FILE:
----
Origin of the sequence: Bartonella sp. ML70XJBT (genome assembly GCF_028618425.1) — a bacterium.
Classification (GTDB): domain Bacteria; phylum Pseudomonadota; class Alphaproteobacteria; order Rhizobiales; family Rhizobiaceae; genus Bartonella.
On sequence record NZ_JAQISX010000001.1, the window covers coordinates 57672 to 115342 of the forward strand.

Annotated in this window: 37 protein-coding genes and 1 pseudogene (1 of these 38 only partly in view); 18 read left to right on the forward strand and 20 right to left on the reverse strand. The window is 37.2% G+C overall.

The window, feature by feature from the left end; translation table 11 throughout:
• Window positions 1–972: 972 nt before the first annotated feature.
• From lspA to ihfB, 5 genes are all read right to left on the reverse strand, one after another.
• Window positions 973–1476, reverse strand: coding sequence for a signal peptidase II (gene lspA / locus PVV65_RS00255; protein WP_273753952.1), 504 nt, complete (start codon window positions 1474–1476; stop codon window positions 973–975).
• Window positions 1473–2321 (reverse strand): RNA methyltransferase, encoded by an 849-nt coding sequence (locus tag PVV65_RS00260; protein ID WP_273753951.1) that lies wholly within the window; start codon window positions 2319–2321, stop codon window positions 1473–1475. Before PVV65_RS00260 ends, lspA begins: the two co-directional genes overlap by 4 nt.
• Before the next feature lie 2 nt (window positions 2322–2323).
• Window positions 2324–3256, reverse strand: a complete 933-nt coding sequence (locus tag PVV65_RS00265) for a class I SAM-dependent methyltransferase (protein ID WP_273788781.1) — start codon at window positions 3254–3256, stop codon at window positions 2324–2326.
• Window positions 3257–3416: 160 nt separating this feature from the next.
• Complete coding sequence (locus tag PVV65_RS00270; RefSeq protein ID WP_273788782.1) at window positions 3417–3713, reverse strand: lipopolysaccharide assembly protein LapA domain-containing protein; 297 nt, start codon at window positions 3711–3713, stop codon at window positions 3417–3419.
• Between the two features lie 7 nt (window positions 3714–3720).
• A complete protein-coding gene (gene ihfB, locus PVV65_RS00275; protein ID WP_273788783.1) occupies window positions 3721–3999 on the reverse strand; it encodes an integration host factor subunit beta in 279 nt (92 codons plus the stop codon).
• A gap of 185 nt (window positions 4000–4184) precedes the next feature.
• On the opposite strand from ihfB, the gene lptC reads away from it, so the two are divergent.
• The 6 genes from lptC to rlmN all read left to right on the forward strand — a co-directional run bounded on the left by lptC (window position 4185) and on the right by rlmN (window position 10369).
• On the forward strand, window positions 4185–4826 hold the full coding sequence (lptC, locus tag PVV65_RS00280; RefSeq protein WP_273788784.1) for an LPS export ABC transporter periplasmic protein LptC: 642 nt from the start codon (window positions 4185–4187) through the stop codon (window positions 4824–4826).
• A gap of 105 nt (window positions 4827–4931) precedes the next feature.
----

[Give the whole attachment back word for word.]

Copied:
Origin of the sequence: Bartonella sp. ML70XJBT (genome assembly GCF_028618425.1) — a bacterium.
Classification (GTDB): domain Bacteria; phylum Pseudomonadota; class Alphaproteobacteria; order Rhizobiales; family Rhizobiaceae; genus Bartonella.
On sequence record NZ_JAQISX010000001.1, the window covers coordinates 57672 to 115342 of the forward strand.

Annotated in this window: 37 protein-coding genes and 1 pseudogene (1 of these 38 only partly in view); 18 read left to right on the forward strand and 20 right to left on the reverse strand. The window is 37.2% G+C overall.

The window, feature by feature from the left end; translation table 11 throughout:
• Window positions 1–972: 972 nt before the first annotated feature.
• From lspA to ihfB, 5 genes are all read right to left on the reverse strand, one after another.
• Window positions 973–1476, reverse strand: coding sequence for a signal peptidase II (gene lspA / locus PVV65_RS00255; protein WP_273753952.1), 504 nt, complete (start codon window positions 1474–1476; stop codon window positions 973–975).
• Window positions 1473–2321 (reverse strand): RNA methyltransferase, encoded by an 849-nt coding sequence (locus tag PVV65_RS00260; protein ID WP_273753951.1) that lies wholly within the window; start codon window positions 2319–2321, stop codon window positions 1473–1475. Before PVV65_RS00260 ends, lspA begins: the two co-directional genes overlap by 4 nt.
• Before the next feature lie 2 nt (window positions 2322–2323).
• Window positions 2324–3256, reverse strand: a complete 933-nt coding sequence (locus tag PVV65_RS00265) for a class I SAM-dependent methyltransferase (protein ID WP_273788781.1) — start codon at window positions 3254–3256, stop codon at window positions 2324–2326.
• Window positions 3257–3416: 160 nt separating this feature from the next.
• Complete coding sequence (locus tag PVV65_RS00270; RefSeq protein ID WP_273788782.1) at window positions 3417–3713, reverse strand: lipopolysaccharide assembly protein LapA domain-containing protein; 297 nt, start codon at window positions 3711–3713, stop codon at window positions 3417–3419.
• Between the two features lie 7 nt (window positions 3714–3720).
• A complete protein-coding gene (gene ihfB, locus PVV65_RS00275; protein ID WP_273788783.1) occupies window positions 3721–3999 on the reverse strand; it encodes an integration host factor subunit beta in 279 nt (92 codons plus the stop codon).
• A gap of 185 nt (window positions 4000–4184) precedes the next feature.
• On the opposite strand from ihfB, the gene lptC reads away from it, so the two are divergent.
• The 6 genes from lptC to rlmN all read left to right on the forward strand — a co-directional run bounded on the left by lptC (window position 4185) and on the right by rlmN (window position 10369).
• On the forward strand, window positions 4185–4826 hold the full coding sequence (lptC, locus tag PVV65_RS00280; RefSeq protein WP_273788784.1) for an LPS export ABC transporter periplasmic protein LptC: 642 nt from the start codon (window positions 4185–4187) through the stop codon (window positions 4824–4826).
• A gap of 105 nt (window positions 4827–4931) precedes the next feature.